Changes in leg strength and kinematics with uphill - downhill sprint training

Giorgos P. Paradisis, Athanassios Bissas, Carlton Cooke

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    8 Citations (Scopus)


    This study examined the effects of an 8-week uphill-downhill sprint training programme on the force generation capacity of leg muscles. Twenty-four university students were randomly allocated to one of two training groups (combined uphill-downhill and horizontal) and a control group. The combined training method produced significant improvements in maximal isometric force (7.1%) and rate of force production (≈25%) of the knee flexor muscles (p<0.05). The combined training was also significantly more effective in improving the maximum sprinting speed (5.9%, p<0.05) and associated kinematic variables. In particular, the propulsive phase of contact decreased significantly by 17% (p<0.05) indicating a link between the improved rate of force production during the isometric test and the rate of production of propulsive forces during sprinting. The increased capacity of the leg flexor muscles to generate force appears to contribute to the improvement of sprinting speed perhaps due to a more efficient muscle function during the support phase of the stride.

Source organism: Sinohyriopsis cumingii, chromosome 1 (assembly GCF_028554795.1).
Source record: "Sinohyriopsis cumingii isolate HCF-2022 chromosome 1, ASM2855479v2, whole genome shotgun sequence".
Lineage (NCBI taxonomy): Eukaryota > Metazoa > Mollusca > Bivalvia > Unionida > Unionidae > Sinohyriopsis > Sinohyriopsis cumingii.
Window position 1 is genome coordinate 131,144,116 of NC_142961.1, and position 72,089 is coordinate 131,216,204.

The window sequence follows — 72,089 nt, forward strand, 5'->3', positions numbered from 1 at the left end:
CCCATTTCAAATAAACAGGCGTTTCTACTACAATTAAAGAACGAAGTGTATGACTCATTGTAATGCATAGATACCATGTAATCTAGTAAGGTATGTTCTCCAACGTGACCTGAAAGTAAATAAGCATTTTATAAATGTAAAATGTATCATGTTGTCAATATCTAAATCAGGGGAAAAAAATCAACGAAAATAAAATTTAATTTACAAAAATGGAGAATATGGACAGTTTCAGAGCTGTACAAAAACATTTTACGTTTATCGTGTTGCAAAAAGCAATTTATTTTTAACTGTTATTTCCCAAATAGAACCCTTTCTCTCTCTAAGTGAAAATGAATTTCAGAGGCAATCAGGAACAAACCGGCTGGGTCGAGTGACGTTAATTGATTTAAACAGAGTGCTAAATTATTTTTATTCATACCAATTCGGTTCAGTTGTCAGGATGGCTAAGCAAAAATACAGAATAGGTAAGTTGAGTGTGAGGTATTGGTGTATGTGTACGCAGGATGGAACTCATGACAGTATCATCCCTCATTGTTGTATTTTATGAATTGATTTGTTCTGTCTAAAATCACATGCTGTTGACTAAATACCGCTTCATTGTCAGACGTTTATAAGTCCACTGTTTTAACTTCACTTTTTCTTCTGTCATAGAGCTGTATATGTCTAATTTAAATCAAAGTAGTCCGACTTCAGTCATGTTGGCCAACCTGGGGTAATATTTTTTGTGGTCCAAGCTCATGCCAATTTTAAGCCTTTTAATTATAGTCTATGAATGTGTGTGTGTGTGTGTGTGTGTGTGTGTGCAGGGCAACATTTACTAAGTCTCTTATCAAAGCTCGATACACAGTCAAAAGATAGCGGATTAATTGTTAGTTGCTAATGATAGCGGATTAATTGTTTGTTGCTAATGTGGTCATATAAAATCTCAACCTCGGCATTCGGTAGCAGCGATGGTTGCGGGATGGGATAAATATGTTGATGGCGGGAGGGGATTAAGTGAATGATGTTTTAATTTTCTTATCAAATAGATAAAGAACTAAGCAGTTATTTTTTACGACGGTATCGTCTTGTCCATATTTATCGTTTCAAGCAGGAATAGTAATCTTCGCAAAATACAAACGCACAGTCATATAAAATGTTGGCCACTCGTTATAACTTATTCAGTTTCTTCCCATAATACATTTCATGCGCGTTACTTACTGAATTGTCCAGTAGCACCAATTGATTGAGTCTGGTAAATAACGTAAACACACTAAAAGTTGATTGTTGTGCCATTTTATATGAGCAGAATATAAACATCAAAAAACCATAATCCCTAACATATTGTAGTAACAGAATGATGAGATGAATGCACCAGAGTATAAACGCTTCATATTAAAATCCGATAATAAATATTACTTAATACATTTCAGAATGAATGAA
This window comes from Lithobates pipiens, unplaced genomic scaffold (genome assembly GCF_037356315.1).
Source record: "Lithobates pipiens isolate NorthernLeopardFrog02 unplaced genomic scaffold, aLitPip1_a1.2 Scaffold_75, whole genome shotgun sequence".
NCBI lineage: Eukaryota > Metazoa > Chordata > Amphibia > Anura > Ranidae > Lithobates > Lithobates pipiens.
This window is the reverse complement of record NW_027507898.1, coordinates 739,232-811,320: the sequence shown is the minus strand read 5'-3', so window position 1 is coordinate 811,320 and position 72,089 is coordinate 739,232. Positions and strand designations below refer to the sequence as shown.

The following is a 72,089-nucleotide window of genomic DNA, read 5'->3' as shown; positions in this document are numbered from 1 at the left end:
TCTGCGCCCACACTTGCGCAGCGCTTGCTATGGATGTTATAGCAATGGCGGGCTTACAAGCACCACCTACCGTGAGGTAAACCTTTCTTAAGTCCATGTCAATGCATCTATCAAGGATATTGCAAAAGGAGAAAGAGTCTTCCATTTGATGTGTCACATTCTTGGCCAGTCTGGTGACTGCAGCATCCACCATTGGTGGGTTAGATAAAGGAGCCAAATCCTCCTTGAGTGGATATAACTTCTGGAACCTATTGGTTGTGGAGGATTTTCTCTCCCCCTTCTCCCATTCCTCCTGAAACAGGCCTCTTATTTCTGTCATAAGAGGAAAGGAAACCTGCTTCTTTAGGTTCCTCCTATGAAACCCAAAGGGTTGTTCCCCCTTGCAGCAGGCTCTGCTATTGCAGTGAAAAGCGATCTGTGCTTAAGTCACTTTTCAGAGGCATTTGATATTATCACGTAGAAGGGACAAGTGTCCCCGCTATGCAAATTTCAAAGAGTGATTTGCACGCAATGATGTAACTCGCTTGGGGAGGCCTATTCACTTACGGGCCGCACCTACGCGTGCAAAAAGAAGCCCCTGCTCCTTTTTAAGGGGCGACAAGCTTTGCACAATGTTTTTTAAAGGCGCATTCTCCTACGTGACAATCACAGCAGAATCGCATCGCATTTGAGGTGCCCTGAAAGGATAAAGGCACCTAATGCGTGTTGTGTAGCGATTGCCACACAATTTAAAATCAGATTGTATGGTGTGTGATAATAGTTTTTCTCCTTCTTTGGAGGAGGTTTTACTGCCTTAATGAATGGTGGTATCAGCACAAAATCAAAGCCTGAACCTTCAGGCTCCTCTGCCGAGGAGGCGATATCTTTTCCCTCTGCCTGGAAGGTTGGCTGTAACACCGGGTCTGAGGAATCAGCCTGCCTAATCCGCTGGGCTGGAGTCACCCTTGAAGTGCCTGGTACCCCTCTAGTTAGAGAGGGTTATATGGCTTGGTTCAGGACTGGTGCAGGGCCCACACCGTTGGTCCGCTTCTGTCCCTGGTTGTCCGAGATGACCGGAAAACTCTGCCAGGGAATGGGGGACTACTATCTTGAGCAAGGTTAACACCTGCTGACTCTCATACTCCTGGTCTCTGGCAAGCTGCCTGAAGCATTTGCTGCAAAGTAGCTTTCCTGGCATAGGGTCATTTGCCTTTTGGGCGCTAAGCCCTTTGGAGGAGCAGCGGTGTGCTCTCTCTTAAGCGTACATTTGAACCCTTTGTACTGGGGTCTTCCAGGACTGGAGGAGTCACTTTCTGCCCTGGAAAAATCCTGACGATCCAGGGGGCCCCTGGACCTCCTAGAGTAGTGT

Original languageEnglish
    Pages (from-to)543-556
    Number of pages14
    JournalInternational Journal of Sports Science and Coaching
    Issue number3
    Publication statusPublished - 1 Sept 2013


    • Lower-Limb Kinematics
    • Rate of Force Production
    • Running on Sloping Surface
    • Sprint Training Program


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